Where have all the therapists gone? A high turnover industrySep 20, 2021
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In the third part of our series on the recruitment crisis in the spa industry with Nikki Spicer, Spa Director at Vita Skin Spa, we look at the longstanding issue of high staff turnover.
The spa industry has notoriously high levels of staff turnover even under normal circumstances. We have mentioned before about the typically short career span of therapists in the spa industry. Figures vary from as short as 18 months up to eight years - either way it falls far short of a working life.
The physical demand of the job, and the emotional challenges as therapists frequently find themselves filling the role of unqualified counsellor, all lend themselves to burnout. This has always meant a that spa business owners need to work extra hard to support their team, and the good ones do. With the additional risk management awareness post-Covid, and the flood of demand that has swept the industry since salons opened, supporting and caring for staff with appropriate training and care packages has become even more important.
“This is a high staff turnover industry. Most of my therapists stay for four or five years and longest has been 11 years - they have generally only left because they are moving away from the area. I sometimes get CVs where people have changed jobs every six months, which is off-putting because that’s not long enough to warrant training people - we invest so much time and money into training. We also put a lot of extra things in place to try to retain staff. We have started offering a private health insurance cash plan, which is a preventative approach (a lot of people leave because of injury) that gives you money to spend on therapies like counselling or physio or seeing a private GP. We also do things like Perkbox, give staff an extra day’s holiday on their birthday and all the usual commission. You have to be really competitive with your recruitment package because people are just not applying so really need to make yourself stand out to get people in first place and then to retain people and to keep them healthy, especially when it comes to mental health. We have a wellness plan, a head of wellness who is trained in mental health first aid and more to help keep people from burnout and keep them loving the industry.”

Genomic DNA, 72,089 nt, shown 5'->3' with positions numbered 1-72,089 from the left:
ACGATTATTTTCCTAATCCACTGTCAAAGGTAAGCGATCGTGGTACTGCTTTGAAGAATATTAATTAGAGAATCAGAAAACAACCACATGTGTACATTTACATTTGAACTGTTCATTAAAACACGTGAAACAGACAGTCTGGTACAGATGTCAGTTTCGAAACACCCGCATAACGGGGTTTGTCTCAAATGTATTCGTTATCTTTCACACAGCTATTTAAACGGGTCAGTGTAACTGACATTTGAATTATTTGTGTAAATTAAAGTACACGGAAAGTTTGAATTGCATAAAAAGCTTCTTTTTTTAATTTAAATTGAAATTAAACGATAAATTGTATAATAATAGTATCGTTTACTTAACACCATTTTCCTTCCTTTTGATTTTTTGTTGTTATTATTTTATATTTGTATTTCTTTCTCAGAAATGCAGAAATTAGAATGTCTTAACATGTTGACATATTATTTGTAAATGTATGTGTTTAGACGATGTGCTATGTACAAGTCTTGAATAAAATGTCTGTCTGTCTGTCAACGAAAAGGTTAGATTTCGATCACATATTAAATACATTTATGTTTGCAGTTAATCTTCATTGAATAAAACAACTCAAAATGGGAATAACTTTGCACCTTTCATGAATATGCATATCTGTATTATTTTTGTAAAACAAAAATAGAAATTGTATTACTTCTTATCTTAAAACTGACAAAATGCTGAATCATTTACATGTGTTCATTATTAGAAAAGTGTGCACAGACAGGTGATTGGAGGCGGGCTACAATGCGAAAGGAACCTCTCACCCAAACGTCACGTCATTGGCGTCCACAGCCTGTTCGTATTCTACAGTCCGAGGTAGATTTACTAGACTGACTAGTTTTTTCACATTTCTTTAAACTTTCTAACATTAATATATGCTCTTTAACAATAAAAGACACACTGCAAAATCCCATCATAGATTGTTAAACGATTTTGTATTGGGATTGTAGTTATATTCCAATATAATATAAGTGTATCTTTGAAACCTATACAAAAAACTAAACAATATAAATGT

This last point is one that really resonates with us because unlike many jobs, working in the spa industry really is a labour of love. Nikki says:
"It is an industry you have to love and when people fall out of love with it, that’s when you lose them. We have had a couple of people that happened with, and often they go to something else and then come back later. I always try to leave the door open as sometimes they’re just not loving it at that moment and need a break.”
Business is booming but can we keep up?
All of this is coming about at the same time as business owners are working out how to manage the spa environment to support the wellbeing of guests and staff members when official Covid restrictions have been lifted. It’s also at a time where the industry is booming, and demand is soaring.
“Spas are so busy, so it’s the worst time to be struggling with retention. Right now, we need to be fully staffed but you can’t take on the wrong person; you still have to have people who you believe work with your brand and your team.”
Ultimately, we know that wellness has an increasingly important role to play in society and it’s value to individuals is enormous. We need to take care of our therapists, and that means ensuring training is of an appropriate standard, that they have the tools to protect themselves and vulnerable clients, and that they feel supported within their roles, so that we encourage people to join the industry but also help prevent skilled people from leaving it as well.
At Jennifer Young we offer higher level training to support therapists in their ability to provide spa treatments to vulnerable clients by understanding technique, risk management and the rationale behind both.
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